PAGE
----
In 1919—with the twin horrors of the Spanish flu and World War I in America’s rearview mirror—F. Scott Fitzgerald wrote of his new home city, “New York had all the iridescence of the beginning of the world.… There was gala in the air.” As I biked uptown last Sunday, the great glass-and-stone cereal box that is the U.N. building looming vacant over First Avenue, I couldn’t help but think of that Fitzgerald line. It comes from a collection of essays I’ve never actually read but have always admired for its title: My Lost City. Yes, in the wind-tossed mists of First Avenue, the city seemed to be as lost as I felt.
Loneliness is endemic to New York City, the way that sunny days are to Los Angeles. If you think you’ve lived here and escaped the feeling, think again: dollars to doughnuts, you were actually in New Jersey. It’s not worth talking about why New York is lonely, because the theme has been so thoroughly explored in writing and film. Suffice it to say, if you live here now or ever have—or perhaps even been an aware visitor—you already know what I’m talking about. If you haven’t, you’re welcome.
When a disease invades a city, it frays the tapestry of life. It also upends whatever conventions of normalcy you’ve built and gives you a stark reminder that Yes, that’s right, I am alone. Actually, the intermittent nature of loneliness in New York isn’t unlike price gouging, which always seems to hit people at their most desperate: You’ve got some troubles? In that case, here’s a gentle reminder that you’re flying solo in a city of eight and a half million people. Oh, and have some rain as you pedal your fat ass up First Avenue.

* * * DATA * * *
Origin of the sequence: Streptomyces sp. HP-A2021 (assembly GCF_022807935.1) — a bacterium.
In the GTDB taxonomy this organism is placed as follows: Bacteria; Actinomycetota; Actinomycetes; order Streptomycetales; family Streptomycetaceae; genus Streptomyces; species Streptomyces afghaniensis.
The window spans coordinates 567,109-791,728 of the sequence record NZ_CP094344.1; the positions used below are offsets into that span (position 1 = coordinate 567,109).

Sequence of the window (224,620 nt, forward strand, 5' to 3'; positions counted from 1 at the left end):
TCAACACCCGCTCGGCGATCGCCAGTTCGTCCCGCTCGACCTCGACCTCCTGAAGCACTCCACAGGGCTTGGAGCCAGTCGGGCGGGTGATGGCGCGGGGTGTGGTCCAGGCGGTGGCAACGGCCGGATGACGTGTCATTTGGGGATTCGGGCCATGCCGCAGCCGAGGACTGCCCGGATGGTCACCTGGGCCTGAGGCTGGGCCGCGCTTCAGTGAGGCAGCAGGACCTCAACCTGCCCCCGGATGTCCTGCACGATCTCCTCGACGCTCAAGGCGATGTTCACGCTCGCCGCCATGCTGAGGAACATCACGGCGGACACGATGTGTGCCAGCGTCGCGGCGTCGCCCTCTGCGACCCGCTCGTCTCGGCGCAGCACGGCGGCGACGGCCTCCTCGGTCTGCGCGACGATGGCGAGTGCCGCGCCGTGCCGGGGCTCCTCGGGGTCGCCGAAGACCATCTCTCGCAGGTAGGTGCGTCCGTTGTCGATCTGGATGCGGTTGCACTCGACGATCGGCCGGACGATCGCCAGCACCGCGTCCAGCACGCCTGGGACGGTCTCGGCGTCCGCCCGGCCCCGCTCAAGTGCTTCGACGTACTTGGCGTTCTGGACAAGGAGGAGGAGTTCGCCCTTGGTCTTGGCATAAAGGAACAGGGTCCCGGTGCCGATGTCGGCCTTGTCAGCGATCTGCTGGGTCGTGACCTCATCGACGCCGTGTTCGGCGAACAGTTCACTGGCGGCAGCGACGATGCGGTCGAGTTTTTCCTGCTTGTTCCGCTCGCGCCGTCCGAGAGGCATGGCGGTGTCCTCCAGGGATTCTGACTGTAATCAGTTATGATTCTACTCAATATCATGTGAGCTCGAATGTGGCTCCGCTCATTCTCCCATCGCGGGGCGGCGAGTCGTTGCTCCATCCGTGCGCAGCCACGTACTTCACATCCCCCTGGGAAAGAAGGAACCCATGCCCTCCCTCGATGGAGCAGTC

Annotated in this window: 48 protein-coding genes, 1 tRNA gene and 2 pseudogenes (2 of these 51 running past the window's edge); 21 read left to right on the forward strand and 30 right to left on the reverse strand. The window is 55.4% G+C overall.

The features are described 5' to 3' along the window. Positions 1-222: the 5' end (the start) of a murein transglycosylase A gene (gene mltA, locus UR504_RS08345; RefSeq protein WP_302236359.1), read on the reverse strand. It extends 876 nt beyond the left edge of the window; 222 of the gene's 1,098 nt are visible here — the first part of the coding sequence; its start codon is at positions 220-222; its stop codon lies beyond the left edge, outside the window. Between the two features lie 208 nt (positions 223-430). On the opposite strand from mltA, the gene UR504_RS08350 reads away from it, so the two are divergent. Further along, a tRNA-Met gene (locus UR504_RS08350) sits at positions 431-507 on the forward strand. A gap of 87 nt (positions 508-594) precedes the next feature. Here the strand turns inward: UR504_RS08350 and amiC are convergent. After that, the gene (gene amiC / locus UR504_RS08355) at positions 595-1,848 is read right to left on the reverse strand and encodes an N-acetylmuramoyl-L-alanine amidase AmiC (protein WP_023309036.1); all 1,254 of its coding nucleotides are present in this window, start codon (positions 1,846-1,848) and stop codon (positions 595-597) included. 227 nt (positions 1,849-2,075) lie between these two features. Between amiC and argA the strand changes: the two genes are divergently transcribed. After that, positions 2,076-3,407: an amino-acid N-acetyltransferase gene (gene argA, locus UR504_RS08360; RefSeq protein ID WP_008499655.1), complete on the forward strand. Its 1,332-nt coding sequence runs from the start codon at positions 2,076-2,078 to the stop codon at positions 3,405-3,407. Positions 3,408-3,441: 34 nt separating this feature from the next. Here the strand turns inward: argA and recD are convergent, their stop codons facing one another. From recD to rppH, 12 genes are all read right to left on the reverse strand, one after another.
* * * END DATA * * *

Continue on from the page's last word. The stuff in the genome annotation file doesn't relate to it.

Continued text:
If I seem crazy, just picture one of those hot summer afternoons when you had to carry an armload of groceries home, trundling down the subway stairs, your tears of strain and frustration joining the tributaries of sweat that take up residence on every New Yorker’s face from April until cold weather rolls around in November.
The intermittent nature of loneliness in New York isn’t unlike price gouging, which always seems to hit people at their most desperate.
Listen, New York can be wonderful too. Why else would anyone live here? There are times when no city on earth compares. If you’ve ever walked the streets on a crisp autumn day, eaten a heart-clogging meal with good friends in a packed restaurant at four a.m., or watched someone scream at a cabdriver—“Look where you’re going, asshole. Don’t you do this for a fucking living?”—after almost getting run down while illegally crossing the street, you know what I’m talking about.
Now that you have a sense of the status quo as it existed before this giant ratfuck of a pandemic, you can begin to envision how bad it is right now. The city is, in every practical sense, shut down. Nearly 90,000 people have tested positive for the virus and are either convalescing at home or fighting for their lives in a crowded hospital. Many who didn’t catch the virus caught something else: the next plane, train, or automobile out. People have left the city in droves hoping to avoid what has become the epicenter of a global crisis. For their sake, I hope they do.
And now? So much of what gives this city life—restaurants, shops, movie theaters, and, yes, even the strip clubs—is shut down and, in some cases, boarded up to prevent vandalism. A smattering of restaurants still manage to deliver, but by the time the food gets to you, it all too often resembles congealed slop because the brave fellows who bomb around on their bicycles are so oversubscribed. Those of us who can muster up the courage to head out to the grocery store increasingly feel like we’ve gone through some strange time warp to Moscow circa 1971: every shred of toilet paper, every loaf of bread, every bag of frozen vegetables (God forbid), all of it gone.